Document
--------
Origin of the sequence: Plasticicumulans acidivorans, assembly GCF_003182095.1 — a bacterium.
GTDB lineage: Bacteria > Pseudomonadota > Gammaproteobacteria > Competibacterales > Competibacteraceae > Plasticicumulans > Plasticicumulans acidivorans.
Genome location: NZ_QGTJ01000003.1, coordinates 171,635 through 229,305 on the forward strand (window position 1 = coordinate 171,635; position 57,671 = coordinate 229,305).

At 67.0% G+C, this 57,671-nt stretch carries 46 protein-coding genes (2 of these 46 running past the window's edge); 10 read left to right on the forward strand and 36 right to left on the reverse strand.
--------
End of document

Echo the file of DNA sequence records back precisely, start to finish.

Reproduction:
Origin of the sequence: Plasticicumulans acidivorans, assembly GCF_003182095.1 — a bacterium.
GTDB lineage: Bacteria > Pseudomonadota > Gammaproteobacteria > Competibacterales > Competibacteraceae > Plasticicumulans > Plasticicumulans acidivorans.
Genome location: NZ_QGTJ01000003.1, coordinates 171,635 through 229,305 on the forward strand (window position 1 = coordinate 171,635; position 57,671 = coordinate 229,305).

At 67.0% G+C, this 57,671-nt stretch carries 46 protein-coding genes (2 of these 46 running past the window's edge); 10 read left to right on the forward strand and 36 right to left on the reverse strand.